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Manual Chapter: OCSP Authentication
Manual Chapter
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About OCSP authentication

Access Policy Manager supports authenticating and authorizing the client against Online Certificate Status Protocol (OCSP). OCSP is a mechanism used to retrieve the revocation status of an X.509 certificate by sending the certificate information to a remote OCSP responder. This responder maintains up-to-date information about the certificate's revocation status. OCSP ensures that Access Policy Manager always obtains real-time revocation status during the certificate verification process.

Important: Access Policy Manager must include an OCSP responder configuration for every OCSP responder that exists.

Task summary for OCSP authentication

This task list includes all steps required to set up this configuration. If you are adding OCSP authentication to an existing access policy, you do not need to create another access profile.

Task list

Configuring an AAA OCSP responder

Before you can specify a certificate authority file for an OCSP responder, the file must be imported into the system SSL certificate list.
You create an OCSP responder in Access Policy Manager when you want to use OCSP authentication for user access.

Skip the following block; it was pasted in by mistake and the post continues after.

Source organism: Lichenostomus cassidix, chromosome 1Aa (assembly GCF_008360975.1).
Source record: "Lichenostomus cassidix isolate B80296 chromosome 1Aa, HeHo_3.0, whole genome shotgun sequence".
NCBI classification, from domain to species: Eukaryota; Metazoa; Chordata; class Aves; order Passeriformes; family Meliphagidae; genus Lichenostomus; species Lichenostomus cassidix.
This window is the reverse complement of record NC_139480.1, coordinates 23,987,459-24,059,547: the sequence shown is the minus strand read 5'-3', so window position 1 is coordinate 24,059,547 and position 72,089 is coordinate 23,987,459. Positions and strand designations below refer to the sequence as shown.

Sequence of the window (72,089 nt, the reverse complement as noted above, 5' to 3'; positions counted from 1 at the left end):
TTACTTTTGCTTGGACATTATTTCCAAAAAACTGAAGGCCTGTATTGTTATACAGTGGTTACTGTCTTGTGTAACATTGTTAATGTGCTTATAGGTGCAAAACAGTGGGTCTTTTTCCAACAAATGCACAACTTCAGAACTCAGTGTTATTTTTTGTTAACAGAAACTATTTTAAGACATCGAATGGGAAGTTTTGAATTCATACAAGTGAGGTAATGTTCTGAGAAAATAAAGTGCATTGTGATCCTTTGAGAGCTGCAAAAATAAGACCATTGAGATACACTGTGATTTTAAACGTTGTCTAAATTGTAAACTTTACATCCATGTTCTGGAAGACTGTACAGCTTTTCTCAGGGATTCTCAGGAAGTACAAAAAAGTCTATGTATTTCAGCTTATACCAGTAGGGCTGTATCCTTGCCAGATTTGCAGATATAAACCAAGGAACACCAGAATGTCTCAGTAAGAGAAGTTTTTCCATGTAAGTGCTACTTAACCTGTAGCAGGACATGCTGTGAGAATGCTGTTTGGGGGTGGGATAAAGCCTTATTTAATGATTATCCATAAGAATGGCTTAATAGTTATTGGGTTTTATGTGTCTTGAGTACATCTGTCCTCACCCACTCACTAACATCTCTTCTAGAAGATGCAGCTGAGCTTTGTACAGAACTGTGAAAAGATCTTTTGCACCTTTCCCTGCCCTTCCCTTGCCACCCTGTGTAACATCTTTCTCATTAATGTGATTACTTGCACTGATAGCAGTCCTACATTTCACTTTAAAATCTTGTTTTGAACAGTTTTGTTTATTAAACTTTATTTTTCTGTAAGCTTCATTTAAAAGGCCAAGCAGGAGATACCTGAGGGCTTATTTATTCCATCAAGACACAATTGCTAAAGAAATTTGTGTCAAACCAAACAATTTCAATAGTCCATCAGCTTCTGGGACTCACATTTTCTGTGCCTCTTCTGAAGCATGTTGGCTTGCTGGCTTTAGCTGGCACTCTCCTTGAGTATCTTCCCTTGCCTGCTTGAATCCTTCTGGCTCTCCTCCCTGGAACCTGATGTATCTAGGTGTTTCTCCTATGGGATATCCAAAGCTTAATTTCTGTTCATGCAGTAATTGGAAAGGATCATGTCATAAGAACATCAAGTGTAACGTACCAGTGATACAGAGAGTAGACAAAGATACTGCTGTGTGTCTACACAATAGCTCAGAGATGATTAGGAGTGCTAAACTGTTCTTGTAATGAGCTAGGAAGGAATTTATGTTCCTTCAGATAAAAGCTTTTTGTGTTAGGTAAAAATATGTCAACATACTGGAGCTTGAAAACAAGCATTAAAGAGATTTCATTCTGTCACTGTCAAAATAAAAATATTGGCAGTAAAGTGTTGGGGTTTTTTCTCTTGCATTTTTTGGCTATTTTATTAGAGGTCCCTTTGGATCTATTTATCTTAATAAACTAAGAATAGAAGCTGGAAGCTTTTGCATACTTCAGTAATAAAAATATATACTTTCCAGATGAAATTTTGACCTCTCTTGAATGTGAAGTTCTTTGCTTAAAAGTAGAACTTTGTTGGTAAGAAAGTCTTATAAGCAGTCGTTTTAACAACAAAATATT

1. On the Main tab, click Access Policy > AAA Servers > OCSP Responders. The OCSP Responder Servers list screen opens.
  2. Click Create. The New Server properties screen opens.
  3. In the Name field, type a unique name for the authentication server.
  4. In the URL field, type the URL used to contact the OCSP service on the responder. You can skip this step if you did not select the Ignore AIA check box and all users have certificates with the correct AIA structure.
  5. Optional: From the Certificate Authority File list, select an SSL certificate.
  6. Click Finished. The new server displays on the list.
You can select this OCSP Responder from an OCSP Auth access policy item.

Creating an access profile

You create an access profile to provide the access policy configuration for a virtual server that establishes a secured session.
  1. On the Main tab, click Access Policy > Access Profiles. The Access Profiles List screen opens.
  2. Click Create. The New Profile screen opens.